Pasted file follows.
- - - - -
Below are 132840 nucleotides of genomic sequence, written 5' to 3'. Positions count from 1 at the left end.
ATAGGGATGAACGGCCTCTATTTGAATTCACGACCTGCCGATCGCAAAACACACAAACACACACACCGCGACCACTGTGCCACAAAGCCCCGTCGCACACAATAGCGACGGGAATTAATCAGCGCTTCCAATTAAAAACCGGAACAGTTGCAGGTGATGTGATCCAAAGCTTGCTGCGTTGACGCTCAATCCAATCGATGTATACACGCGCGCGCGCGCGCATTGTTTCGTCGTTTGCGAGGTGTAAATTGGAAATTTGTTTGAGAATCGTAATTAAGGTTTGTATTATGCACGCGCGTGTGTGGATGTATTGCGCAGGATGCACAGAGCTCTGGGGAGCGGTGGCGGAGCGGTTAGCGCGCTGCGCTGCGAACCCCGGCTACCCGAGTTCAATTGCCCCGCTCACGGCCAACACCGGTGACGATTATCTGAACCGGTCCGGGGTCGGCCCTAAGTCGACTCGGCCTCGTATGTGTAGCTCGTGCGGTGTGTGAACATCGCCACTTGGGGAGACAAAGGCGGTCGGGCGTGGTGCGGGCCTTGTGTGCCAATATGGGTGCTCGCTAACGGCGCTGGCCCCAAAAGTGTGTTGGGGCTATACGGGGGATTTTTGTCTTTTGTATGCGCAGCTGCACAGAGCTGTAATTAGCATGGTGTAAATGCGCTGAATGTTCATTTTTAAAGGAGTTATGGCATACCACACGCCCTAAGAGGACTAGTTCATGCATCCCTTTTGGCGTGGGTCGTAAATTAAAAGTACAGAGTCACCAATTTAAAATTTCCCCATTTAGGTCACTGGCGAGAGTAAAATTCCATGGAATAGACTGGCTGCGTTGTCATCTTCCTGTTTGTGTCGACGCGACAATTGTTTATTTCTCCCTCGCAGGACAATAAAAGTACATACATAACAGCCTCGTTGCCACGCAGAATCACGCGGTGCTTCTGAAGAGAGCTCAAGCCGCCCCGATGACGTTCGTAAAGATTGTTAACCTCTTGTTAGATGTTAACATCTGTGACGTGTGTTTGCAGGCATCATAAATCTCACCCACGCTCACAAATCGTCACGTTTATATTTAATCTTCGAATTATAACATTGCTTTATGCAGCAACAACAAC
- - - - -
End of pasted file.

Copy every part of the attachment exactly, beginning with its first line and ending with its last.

Below are 132840 nucleotides of genomic sequence, written 5' to 3'. Positions count from 1 at the left end.
ATAGGGATGAACGGCCTCTATTTGAATTCACGACCTGCCGATCGCAAAACACACAAACACACACACCGCGACCACTGTGCCACAAAGCCCCGTCGCACACAATAGCGACGGGAATTAATCAGCGCTTCCAATTAAAAACCGGAACAGTTGCAGGTGATGTGATCCAAAGCTTGCTGCGTTGACGCTCAATCCAATCGATGTATACACGCGCGCGCGCGCGCATTGTTTCGTCGTTTGCGAGGTGTAAATTGGAAATTTGTTTGAGAATCGTAATTAAGGTTTGTATTATGCACGCGCGTGTGTGGATGTATTGCGCAGGATGCACAGAGCTCTGGGGAGCGGTGGCGGAGCGGTTAGCGCGCTGCGCTGCGAACCCCGGCTACCCGAGTTCAATTGCCCCGCTCACGGCCAACACCGGTGACGATTATCTGAACCGGTCCGGGGTCGGCCCTAAGTCGACTCGGCCTCGTATGTGTAGCTCGTGCGGTGTGTGAACATCGCCACTTGGGGAGACAAAGGCGGTCGGGCGTGGTGCGGGCCTTGTGTGCCAATATGGGTGCTCGCTAACGGCGCTGGCCCCAAAAGTGTGTTGGGGCTATACGGGGGATTTTTGTCTTTTGTATGCGCAGCTGCACAGAGCTGTAATTAGCATGGTGTAAATGCGCTGAATGTTCATTTTTAAAGGAGTTATGGCATACCACACGCCCTAAGAGGACTAGTTCATGCATCCCTTTTGGCGTGGGTCGTAAATTAAAAGTACAGAGTCACCAATTTAAAATTTCCCCATTTAGGTCACTGGCGAGAGTAAAATTCCATGGAATAGACTGGCTGCGTTGTCATCTTCCTGTTTGTGTCGACGCGACAATTGTTTATTTCTCCCTCGCAGGACAATAAAAGTACATACATAACAGCCTCGTTGCCACGCAGAATCACGCGGTGCTTCTGAAGAGAGCTCAAGCCGCCCCGATGACGTTCGTAAAGATTGTTAACCTCTTGTTAGATGTTAACATCTGTGACGTGTGTTTGCAGGCATCATAAATCTCACCCACGCTCACAAATCGTCACGTTTATATTTAATCTTCGAATTATAACATTGCTTTATGCAGCAACAACAAC